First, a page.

Last week, I addressed a question raised by a reader: why do most Southerners not believe in science? I asked my TTU colleague Laura Smith, an expert in the history of medicine, what she thought. She basically said that, historically, Southerners have been no more or less likely than anyone else to believe in science, but that there is an enduring stereotype that they do not – in large part because of the Scopes “Monkey Trial” in Dayton, Tennessee, a century ago. I agree with that assessment. I would also argue that the religious fundamentalism that led to Tennessee’s state law against teaching evolution at that time and the furor that arose when someone did, was not specifically Southern. There was a fundamentalist wave sweeping the whole country, in the 1920s, largely as a reaction against the rapid post-WWI social changes of the “Jazz Age,” as evidenced by the extraordinary popularity of evangelists like Billy Sunday. And remember, the prominent retired politician who volunteered to serve as prosecutor in the Scopes case, William Jennings Bryan, was not a Southerner. He was from the Midwest. Nevertheless, journalists from other regions (most significantly, H. L. Mencken ,of New York) used the Scopes Trial to portray Southerners as backward, superstitious idiots and to reinforce the “hillbilly” stereotype.
However, it is true that there has been a slow, yet dramatic, shift among conservatives in recent decades to disbelieve not only science but facts in general. This is a relatively new phenomenon in its present form. Since a large majority of Southerners are conservative, this can initially make it seem like a Southern thing, but it is just as true in every region of the country nowadays. And it was not always the case. Throughout most of the 20th century, liberals and conservatives, while they might disagree strenuously on policy matters, at least agreed on what the empirical facts were. The big question is, when and how did that change?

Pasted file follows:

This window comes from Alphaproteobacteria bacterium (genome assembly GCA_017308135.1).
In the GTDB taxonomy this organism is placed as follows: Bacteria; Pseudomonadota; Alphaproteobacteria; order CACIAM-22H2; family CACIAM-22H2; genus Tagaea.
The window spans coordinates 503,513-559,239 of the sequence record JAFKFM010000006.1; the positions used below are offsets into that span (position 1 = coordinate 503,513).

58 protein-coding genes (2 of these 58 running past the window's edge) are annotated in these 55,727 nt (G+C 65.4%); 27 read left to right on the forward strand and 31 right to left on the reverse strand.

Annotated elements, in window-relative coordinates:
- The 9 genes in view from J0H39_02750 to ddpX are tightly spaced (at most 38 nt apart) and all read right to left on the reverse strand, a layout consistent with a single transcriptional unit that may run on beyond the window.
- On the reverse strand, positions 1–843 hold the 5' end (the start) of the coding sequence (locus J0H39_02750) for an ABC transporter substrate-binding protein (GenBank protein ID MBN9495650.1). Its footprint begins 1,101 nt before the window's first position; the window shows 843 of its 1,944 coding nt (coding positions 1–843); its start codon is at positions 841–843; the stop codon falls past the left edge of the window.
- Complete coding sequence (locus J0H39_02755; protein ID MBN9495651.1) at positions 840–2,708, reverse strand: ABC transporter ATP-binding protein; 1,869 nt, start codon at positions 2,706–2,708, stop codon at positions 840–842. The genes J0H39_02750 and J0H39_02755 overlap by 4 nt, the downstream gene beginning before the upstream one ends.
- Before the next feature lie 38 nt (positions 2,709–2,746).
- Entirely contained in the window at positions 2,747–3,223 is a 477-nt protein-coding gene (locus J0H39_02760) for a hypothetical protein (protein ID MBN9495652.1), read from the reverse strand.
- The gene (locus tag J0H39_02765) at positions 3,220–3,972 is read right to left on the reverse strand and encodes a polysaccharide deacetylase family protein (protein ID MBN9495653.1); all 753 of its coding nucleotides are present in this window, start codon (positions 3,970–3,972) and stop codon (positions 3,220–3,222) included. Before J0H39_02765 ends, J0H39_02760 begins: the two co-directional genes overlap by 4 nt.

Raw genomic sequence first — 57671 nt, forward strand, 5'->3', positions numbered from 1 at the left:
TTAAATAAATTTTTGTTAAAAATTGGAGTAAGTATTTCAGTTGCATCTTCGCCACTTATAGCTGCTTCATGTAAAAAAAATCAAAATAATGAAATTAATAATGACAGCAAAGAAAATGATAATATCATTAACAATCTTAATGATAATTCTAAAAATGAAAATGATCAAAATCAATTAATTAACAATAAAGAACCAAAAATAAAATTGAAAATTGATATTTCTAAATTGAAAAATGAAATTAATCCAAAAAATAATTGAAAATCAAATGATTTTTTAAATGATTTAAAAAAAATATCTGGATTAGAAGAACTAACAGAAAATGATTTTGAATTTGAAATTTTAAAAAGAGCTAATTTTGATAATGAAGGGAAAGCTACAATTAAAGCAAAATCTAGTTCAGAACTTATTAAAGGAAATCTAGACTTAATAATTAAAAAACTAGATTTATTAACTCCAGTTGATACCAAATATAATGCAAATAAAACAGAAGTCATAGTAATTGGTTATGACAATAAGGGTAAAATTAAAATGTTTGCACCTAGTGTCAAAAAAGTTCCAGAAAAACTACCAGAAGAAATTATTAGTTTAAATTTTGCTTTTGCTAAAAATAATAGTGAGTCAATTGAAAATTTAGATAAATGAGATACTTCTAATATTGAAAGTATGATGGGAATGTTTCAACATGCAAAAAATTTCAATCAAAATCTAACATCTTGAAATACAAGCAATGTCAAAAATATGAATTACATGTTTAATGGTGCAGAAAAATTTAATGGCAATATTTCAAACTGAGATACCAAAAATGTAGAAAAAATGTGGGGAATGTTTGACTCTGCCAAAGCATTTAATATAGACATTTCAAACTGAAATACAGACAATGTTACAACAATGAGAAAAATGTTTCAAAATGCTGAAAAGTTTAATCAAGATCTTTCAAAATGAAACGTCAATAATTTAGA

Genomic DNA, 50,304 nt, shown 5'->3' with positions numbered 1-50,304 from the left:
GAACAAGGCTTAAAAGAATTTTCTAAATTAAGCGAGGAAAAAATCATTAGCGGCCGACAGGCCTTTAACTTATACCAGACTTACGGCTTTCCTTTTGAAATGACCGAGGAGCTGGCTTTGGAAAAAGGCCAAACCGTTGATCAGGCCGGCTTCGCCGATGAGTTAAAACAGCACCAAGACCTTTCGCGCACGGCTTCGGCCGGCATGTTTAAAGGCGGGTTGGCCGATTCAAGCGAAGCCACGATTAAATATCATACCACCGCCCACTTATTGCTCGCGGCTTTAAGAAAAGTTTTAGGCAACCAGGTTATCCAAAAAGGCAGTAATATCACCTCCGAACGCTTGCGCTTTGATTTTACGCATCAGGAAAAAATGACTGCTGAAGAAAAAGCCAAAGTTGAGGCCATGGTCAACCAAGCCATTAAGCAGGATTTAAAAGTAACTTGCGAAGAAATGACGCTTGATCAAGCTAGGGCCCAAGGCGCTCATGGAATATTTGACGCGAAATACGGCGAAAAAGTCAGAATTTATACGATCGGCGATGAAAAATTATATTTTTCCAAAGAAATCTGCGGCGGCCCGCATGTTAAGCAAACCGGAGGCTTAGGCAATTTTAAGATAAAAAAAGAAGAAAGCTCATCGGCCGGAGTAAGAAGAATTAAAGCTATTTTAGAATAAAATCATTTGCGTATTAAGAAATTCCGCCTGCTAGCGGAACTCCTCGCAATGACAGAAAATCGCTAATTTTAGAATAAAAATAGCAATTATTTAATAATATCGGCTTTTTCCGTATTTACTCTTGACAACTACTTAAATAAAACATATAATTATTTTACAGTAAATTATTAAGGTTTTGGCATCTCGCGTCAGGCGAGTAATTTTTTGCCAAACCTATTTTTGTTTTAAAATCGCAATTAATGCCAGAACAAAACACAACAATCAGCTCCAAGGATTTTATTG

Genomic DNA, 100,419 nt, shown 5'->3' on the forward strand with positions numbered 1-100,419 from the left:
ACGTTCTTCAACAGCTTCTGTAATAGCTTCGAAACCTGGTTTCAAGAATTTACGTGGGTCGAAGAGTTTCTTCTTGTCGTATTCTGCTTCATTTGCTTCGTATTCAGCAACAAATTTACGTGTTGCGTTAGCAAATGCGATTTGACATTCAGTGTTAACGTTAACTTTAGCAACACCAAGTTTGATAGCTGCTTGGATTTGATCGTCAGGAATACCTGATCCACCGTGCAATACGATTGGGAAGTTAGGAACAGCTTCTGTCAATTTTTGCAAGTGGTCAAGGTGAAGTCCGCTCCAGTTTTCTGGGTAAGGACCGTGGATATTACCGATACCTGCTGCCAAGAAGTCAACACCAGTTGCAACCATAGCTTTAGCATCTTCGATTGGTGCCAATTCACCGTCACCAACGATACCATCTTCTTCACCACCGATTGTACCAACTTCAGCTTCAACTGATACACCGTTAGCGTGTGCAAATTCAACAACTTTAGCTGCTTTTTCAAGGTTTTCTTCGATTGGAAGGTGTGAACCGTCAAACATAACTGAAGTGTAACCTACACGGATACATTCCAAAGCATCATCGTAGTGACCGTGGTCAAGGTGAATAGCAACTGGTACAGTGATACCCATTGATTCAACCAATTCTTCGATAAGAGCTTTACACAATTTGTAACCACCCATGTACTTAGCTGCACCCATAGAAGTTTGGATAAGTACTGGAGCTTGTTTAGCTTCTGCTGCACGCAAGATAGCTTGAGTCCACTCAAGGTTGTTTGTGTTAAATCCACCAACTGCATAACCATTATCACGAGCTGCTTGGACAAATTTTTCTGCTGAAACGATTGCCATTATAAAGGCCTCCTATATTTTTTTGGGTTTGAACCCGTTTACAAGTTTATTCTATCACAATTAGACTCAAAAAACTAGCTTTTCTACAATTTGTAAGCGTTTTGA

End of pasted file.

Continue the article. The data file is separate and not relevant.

I think a few factors got the ball rolling, one as early as the 1960s, but I’m going to save that one and focus first on a couple from the 1990s. The first of those was the proliferation of hyper-partisan news and opinion outlets on talk radio and cable television, due to the fact Reagan ended the FCC Fairness Doctrine, in 1987. This meant that, for the first time in most people’s lifetime, you could tune in to political news that was tailored solely to your belief system, without hearing an opposing view. Conservatives like Rush Limbaugh benefited from this a lot more than any liberal pundits did. By the end of the 90s, most people were on the internet where there was even more opportunity to be isolated in your own chosen bubble of perceived reality. Bill Clinton’s sex scandal in the late 90s drove more people than ever to cable news channels, and Fox in particular flourished. Clinton did not help, by the way, with his metaphysical attempts to writhe out of his scandal by saying, under oath, “It depends on what the word ‘is’ means.” However, no one then supported that excuse.
The 1960s factor I mentioned earlier was the Nixon strategy, crafted by aides like Lee Atwater and Pat Buchanan, which historians call the “Southern Strategy.” This was the effort to reach out to racists angry about civil rights progress – without seeming to be reaching out to them, but rather by “dogwhistles”… phrases that the intended audience clearly understands, but which offer “plausible deniability” and say that the reality of their meaning isn’t “real” at all. We’ll come back to that soon.
Cable news, the internet, Nixon, Clinton. It really sounds, so far, like either side was as inclined to move away from objective facts as the other. So why do I argue that it was ultimately conservatives who did so? What was the tipping factor? Turns out, it was science.
-Troy D. Smith, a White County native, is a novelist and a history professor at Tennessee Tech. His words do not necessarily represent TTU.
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